The fetishization of technology—the assumption that any technological advent is cause for both celebration, and musings on the utopia it will doubtless usher in—often amazes me. We’re grabbing fitness trackers with the zeal of desperate dieters even though evidence shows they don’t work. In discussing the growing disconnect between technology and practical functionality, and the growing volumes of tech that just doesn’t work, writer Ian Bogost said, “But technology is also more precarious than it once was. Unstable, and unpredictable. At least from the perspective of human users. From the vantage point of technology, if it can be said to have a vantage point, it’s evolving separately from human use.”
We consistently assume the best about technology, and even the companies that provide it. We don’t think of Google and Facebook in the same way we think of J.P Morgan Chase—though we probably should. They’re all extraordinarily powerful international corporate behemoths desperate to monetize aspects of our lives. However, we often vilify the financial corporation, and lionize the tech company. Granted, financial corporations helped trash the international economy, but tech companies, with their wilful blindness to their roles as disseminators of news, helped trash the truth by allowing lies to travel as legitimate information.
A couple of recent articles suggest that elites are finally catching up with the challenges technology presents. The venerable Atlantic Monthly recently posted a couple of articles on the topic. One, entitled “Lessons from Isaac Asimov’s Multivac,” posits that technology is damaging democratic institutions, and blames tech’s utopian mindset.
“At this year’s RSA information security conference, Eric Schmidt, the chairman of Alphabet, attributed the recalcitrant challenge of Internet security to a technocrat’s blind spot: in designing internet platforms and protocols that would eventually be vulnerable to hackers, he said, ‘it didn’t occur to us that there were criminals.’ If we ask why it has been so difficult to civilize Twitter, or to weed out falsehoods and hoaxes on Facebook, one might likewise reply that those systems were not designed with sufficient concern for the existence of pathological liars, demagogues, dogmatists, racists, sexists and other species of civic vice. More to the point, the designs of such platforms have assumed civic virtues as inputs, rather than helping to cultivate them—virtues like integrity, courage, empathy, perspective, benevolence, and respect for truth necessary to fuel any democratic technology, analog or digital.”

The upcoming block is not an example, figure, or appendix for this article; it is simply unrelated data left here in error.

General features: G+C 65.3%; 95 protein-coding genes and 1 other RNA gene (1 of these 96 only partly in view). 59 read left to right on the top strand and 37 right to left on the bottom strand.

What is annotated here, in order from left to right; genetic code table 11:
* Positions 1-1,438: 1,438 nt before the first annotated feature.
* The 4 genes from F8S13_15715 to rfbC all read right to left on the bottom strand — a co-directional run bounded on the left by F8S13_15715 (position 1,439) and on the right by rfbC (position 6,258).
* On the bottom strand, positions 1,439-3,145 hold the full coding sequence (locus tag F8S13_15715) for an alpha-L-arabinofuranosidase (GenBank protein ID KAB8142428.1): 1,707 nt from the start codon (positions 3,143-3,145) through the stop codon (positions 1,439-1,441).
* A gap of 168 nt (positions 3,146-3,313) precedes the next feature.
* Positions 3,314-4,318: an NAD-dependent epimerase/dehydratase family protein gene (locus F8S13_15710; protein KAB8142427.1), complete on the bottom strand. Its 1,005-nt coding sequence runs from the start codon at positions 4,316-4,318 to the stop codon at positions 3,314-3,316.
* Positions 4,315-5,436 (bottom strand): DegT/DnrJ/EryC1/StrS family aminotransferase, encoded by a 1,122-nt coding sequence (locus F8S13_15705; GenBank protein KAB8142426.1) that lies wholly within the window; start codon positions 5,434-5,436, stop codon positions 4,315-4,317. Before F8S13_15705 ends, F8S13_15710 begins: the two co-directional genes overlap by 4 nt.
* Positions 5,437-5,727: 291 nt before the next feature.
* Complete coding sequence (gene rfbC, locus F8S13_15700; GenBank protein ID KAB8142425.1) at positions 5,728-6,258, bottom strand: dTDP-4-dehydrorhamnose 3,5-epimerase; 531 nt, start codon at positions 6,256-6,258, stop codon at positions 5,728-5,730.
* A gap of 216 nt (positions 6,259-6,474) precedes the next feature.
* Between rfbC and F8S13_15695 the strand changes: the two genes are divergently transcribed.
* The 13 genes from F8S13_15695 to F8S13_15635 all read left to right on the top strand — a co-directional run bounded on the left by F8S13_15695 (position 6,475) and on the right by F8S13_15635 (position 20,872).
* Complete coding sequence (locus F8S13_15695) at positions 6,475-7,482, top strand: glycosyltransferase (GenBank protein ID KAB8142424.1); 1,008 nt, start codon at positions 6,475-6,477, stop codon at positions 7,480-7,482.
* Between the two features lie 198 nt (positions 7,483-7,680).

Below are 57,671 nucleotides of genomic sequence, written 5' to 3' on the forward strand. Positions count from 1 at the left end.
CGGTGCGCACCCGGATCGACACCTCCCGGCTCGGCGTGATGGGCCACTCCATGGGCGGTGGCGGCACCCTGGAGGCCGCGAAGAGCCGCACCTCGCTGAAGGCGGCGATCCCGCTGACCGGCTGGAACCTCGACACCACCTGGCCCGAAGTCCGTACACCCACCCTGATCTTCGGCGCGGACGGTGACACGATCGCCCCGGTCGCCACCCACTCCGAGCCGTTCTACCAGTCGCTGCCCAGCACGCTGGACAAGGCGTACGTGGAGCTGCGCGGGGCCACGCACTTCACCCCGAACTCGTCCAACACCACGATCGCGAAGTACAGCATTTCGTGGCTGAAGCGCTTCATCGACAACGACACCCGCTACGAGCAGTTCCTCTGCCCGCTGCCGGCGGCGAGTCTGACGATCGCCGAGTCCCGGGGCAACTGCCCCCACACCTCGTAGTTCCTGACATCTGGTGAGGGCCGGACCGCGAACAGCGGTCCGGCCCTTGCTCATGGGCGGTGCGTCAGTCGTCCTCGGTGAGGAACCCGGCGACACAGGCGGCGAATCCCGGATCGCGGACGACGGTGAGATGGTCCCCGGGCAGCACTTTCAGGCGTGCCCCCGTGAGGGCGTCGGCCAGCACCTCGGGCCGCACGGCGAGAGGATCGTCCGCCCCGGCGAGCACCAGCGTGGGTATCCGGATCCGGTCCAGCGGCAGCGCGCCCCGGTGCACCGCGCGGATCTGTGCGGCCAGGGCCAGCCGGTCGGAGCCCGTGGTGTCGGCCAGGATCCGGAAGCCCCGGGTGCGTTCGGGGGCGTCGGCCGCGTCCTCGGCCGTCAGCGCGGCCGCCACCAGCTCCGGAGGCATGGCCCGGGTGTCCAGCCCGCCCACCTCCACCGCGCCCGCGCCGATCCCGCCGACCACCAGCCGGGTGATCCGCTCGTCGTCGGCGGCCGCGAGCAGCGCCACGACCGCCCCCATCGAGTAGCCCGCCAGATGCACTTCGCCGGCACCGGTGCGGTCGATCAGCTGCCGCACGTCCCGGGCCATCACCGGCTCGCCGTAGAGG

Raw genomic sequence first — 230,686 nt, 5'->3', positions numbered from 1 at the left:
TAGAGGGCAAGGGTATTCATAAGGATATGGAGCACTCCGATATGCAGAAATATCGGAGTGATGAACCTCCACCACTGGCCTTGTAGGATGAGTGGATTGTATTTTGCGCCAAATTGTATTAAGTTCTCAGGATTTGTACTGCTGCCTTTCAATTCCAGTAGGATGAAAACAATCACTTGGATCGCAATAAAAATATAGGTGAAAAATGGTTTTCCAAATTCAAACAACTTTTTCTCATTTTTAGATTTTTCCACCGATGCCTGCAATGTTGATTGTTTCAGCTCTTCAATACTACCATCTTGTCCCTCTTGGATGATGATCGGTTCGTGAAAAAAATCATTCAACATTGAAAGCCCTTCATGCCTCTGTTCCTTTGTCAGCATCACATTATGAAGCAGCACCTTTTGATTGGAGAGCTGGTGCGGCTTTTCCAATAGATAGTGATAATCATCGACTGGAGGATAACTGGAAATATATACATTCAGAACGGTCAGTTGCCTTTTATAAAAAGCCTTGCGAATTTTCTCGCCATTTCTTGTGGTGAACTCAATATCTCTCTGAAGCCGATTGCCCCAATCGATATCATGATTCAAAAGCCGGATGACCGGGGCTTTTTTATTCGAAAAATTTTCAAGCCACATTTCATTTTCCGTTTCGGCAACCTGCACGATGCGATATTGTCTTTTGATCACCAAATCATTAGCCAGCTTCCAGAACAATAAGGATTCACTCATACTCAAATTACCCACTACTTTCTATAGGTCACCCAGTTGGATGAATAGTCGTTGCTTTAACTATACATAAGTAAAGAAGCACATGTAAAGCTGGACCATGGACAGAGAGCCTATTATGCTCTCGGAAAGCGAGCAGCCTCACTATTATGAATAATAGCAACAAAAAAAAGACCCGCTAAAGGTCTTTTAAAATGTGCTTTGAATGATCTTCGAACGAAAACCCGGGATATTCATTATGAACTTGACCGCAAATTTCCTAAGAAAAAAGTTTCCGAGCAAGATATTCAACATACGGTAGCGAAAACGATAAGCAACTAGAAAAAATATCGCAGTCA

Another Atlantic Monthly article entitled, “Are We Having Too Much Fun,” discusses the prescience of Neil Postman’s 1985 book, “Amusing Ourselves to Death.” The article points to Postman’s identifying modern technologies—from the telegraph to Facebook—as instruments of amusement as much as conduits of information. In fact, Postman says these technologies inherently turn information into amusement. It’s a feature, not a bug.
“…as Postman would have it, we are still operating in the paradigm created by the telegraph—one that is extremely good at creating in-the-moment diversions and extremely less good at instilling in its consumers a sense of continuity, meaning, and wisdom. It’s no wonder, in Postman’s reading, that, today, “fake news” has thrived, that “alternative facts” has become a thing, that so many Americans both absorb and express political opinions via memes. It’s no wonder that Malcolm Gladwell would produce an argument against contemporary American satire that would point to jokes as the masses’ new opiate. It’s no wonder, too, that some of the favorite entertainments of those masses involve a fictional genre that goes by the name of “reality.”
We’ll have to see if this reaction to tech utopianism seeps from the rarefied pages of “The Atlantic” and into the lives of ordinary Americans.
— Leonce Gaiter | Vice President, Content & Strategy